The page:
system.
 At UCSB there are about 120 Panasonic Digital Telephone Systems (DBSs) which require digital
Panasonic DBS telephones. Many of these were acquired as part of a building construction or
renovation project.
 These systems allow multiple lines to appear on a set and include features such as intercom.
 Approximately 1800 of about 4300 campus customer telephone lines are connected to a
Panasonic DBS system. There are more instruments than there are telephone lines.
Voicemail
PBX
Digital Telephone
System
Digital
Trunks
Public Switched Telephone Network (PSTN)
Analog
Lines
Emergency
Telephones
Voice over Internet Protocol
 Voice over Internet Protocol (VoIP) is a general term for a family of transmission
technologies for delivery of voice communications over IP networks such as the
Internet or other packet-switched networks. Other terms frequently encountered
and synonymous with VoIP are IP telephony, Internet telephony, voice over
broadband (VoBB), broadband telephony, and broadband phone.
 Internet telephony refers to communications services — voice, facsimile, and/or
voice-messaging applications — that are transported via the Internet, rather than
the public switched telephone network (PSTN). The basic steps involved in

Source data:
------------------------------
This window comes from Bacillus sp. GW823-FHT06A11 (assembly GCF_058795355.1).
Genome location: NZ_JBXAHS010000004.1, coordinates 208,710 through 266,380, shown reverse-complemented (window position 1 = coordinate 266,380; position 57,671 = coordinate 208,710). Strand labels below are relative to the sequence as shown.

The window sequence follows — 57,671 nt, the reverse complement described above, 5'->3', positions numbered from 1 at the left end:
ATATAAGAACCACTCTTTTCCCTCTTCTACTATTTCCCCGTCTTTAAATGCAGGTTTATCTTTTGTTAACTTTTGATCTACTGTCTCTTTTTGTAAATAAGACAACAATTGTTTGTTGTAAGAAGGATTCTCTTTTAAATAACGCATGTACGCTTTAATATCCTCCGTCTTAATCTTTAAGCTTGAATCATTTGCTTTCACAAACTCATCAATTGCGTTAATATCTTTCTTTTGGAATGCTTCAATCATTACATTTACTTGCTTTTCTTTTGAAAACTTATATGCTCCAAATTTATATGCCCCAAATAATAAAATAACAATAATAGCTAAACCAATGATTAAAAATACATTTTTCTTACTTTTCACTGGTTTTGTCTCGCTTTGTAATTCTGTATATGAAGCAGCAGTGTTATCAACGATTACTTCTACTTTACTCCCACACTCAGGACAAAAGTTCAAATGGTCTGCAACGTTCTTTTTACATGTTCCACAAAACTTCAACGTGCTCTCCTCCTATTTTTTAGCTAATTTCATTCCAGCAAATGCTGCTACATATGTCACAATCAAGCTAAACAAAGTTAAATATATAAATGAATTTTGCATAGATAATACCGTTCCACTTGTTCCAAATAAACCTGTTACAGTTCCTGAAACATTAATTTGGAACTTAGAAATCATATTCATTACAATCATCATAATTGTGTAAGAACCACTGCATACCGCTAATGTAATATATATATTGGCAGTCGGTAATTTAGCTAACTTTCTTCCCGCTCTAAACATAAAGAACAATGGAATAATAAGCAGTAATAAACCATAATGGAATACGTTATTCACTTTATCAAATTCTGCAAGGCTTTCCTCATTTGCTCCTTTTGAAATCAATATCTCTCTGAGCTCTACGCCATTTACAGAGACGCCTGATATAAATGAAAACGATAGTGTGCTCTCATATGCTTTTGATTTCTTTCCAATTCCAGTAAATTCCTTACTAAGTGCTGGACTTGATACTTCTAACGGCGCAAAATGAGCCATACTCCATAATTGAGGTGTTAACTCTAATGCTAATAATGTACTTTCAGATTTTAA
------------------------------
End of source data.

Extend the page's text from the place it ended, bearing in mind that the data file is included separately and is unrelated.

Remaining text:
originating an Internet telephone call are conversion of the analog voice signal to
digital format and compression/translation of the signal into Internet protocol (IP)
packets for transmission over the Internet; the process is reversed at the receiving
end.
 VoIP systems employ session control protocols to control the set-up and tear-down
of calls as well as audio codecs which encode speech allowing transmission over an
IP network as digital audio via an audio stream. Codec use is varied between
different implementations of VoIP (and often a range of codecs are used); some
implementations rely on narrowband and compressed speech, while others
support high fidelity stereo codecs.
-- Wikipedia
VoIP elements
 Basic elements of a VoIP system
 Data Network
 Set of common Protocols (e.g. RTP “Real-time Transport
Protocol”, SIP “Session Initiation Protocol”)
 A client (hardware “instrument” or software “soft-phone”)
 A call control mechanism or proxy
 A gateway may be used to connect a VoIP system or
network to a traditional telephone switch or network